Some coronary stents are poorly designed to resist shortening causing heart damage, according to a case report.

Patients experienced a heart attack after the Ion Stent by Boston Scientific in the artery shortened. The results indicate that some stents are susceptible to becoming deformed, which could result in adverse clinical results.

The report was written by Dr. Cindy Gines and colleagues at the Detroit Medical Center Cardiovascular Institute and was published in the Journal of Interventional Cardiology.

Coronary stents are tiny tubes made of metal or plastic mesh-like material placed in an artery to hold it open and prevent them from re-closing, according to the National Institutes of Health (NIH).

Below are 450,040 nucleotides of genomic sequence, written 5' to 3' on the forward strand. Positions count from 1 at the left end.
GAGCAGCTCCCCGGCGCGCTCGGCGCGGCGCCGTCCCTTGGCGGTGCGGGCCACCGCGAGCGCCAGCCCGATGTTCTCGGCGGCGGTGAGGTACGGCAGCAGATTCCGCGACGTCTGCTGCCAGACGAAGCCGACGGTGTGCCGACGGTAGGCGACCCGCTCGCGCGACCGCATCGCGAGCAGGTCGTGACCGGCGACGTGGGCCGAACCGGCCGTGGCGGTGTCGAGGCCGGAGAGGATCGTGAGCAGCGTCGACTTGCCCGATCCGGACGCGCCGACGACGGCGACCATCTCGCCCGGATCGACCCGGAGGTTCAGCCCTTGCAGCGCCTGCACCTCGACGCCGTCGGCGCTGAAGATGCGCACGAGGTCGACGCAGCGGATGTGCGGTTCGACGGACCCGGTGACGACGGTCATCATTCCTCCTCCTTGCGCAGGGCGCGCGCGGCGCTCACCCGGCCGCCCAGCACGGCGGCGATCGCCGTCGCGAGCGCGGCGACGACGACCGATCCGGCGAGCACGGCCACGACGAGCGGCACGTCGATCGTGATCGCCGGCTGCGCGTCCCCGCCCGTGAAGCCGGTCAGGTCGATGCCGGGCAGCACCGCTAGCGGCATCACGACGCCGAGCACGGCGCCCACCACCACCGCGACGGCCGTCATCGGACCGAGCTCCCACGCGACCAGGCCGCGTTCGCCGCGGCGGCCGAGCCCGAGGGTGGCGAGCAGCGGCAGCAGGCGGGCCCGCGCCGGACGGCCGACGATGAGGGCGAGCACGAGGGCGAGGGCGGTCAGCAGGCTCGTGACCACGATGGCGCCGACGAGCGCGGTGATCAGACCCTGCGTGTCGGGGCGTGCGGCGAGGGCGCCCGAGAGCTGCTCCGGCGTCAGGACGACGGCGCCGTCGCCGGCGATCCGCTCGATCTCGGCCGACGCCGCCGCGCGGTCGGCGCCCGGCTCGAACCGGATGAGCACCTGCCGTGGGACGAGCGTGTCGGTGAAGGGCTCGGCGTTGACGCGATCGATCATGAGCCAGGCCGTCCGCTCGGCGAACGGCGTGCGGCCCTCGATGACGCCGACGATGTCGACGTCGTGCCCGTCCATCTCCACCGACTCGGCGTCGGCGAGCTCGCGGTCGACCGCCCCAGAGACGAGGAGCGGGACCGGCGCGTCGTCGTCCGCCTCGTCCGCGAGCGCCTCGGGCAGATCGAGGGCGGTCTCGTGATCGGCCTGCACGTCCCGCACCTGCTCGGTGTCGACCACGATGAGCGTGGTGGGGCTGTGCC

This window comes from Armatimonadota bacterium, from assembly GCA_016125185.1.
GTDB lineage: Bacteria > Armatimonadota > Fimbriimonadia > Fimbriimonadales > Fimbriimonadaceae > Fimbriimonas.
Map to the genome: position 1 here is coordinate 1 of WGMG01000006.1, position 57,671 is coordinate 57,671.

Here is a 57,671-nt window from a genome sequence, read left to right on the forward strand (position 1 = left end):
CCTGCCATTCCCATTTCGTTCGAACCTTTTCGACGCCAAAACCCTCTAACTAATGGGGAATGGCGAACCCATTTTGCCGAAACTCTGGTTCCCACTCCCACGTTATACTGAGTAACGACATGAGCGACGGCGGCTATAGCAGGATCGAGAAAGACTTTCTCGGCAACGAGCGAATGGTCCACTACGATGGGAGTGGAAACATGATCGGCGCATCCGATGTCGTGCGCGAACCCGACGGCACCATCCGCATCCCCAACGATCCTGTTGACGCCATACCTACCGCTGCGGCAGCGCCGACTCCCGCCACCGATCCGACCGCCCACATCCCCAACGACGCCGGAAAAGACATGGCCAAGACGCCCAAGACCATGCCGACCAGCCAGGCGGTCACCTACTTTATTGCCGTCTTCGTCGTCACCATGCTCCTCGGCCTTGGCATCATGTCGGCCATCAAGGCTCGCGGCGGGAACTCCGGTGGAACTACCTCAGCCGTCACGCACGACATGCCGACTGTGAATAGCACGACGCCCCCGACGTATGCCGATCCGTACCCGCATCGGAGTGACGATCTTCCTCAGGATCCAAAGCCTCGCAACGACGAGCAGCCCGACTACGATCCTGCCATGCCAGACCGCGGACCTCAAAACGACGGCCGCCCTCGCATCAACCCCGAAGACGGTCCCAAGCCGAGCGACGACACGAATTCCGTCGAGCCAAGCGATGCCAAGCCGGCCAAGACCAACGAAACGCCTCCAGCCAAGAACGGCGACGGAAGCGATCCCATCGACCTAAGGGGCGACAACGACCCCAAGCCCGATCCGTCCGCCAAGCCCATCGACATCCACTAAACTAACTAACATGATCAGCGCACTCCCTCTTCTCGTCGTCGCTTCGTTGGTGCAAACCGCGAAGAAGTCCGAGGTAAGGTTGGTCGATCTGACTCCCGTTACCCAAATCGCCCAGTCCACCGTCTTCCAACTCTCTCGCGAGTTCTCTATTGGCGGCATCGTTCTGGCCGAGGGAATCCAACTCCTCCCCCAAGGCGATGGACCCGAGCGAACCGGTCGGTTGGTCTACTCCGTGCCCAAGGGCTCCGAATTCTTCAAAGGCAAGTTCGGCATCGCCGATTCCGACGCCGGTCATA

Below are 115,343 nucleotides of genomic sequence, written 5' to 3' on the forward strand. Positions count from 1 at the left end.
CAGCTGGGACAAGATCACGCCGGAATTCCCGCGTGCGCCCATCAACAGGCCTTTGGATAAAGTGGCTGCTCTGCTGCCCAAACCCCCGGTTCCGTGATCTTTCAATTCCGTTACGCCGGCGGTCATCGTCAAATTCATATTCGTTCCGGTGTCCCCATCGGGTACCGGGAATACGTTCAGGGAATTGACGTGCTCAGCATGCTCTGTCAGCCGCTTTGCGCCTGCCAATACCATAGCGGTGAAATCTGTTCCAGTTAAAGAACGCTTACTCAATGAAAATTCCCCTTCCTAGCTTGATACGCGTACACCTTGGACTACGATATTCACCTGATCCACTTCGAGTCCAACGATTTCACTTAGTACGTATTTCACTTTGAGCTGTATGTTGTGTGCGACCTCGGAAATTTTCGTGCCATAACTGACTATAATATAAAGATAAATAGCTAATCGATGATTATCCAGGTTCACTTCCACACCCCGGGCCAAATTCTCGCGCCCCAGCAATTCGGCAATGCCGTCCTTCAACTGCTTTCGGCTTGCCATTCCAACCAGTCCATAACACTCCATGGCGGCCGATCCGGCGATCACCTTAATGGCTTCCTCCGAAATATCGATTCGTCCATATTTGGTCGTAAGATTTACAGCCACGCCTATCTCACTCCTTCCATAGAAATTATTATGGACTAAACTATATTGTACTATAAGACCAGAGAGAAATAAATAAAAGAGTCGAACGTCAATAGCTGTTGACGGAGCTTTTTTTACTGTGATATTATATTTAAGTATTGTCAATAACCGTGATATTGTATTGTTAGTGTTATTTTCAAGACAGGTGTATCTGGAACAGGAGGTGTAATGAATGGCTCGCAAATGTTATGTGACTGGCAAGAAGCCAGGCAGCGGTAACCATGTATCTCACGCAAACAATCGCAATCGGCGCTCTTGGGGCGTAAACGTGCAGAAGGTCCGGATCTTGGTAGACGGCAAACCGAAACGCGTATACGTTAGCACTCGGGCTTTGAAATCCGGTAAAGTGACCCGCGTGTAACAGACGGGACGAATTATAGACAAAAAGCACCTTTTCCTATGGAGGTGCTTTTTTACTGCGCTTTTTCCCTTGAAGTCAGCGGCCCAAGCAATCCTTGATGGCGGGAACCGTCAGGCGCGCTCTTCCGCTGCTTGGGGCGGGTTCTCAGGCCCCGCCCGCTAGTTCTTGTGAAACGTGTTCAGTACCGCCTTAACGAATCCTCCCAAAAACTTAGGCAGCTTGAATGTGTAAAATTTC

The report identified observed deformity in cases using a particular type of stents. The shortening occurred when the clinician attempted to complete the procedure with the typical catheters and balloons used after a stent is implanted.

Stent shortening and deformity can cause serious complication for patients; in this case the stent clotted off and the patient had a heart attack.

The report author pointed out that the results are "disturbing" and that because clinicians, researchers, and regulators are rapidly investigating the issue, hopefully there will soon be new recommendations regarding the use of this particular design of stents.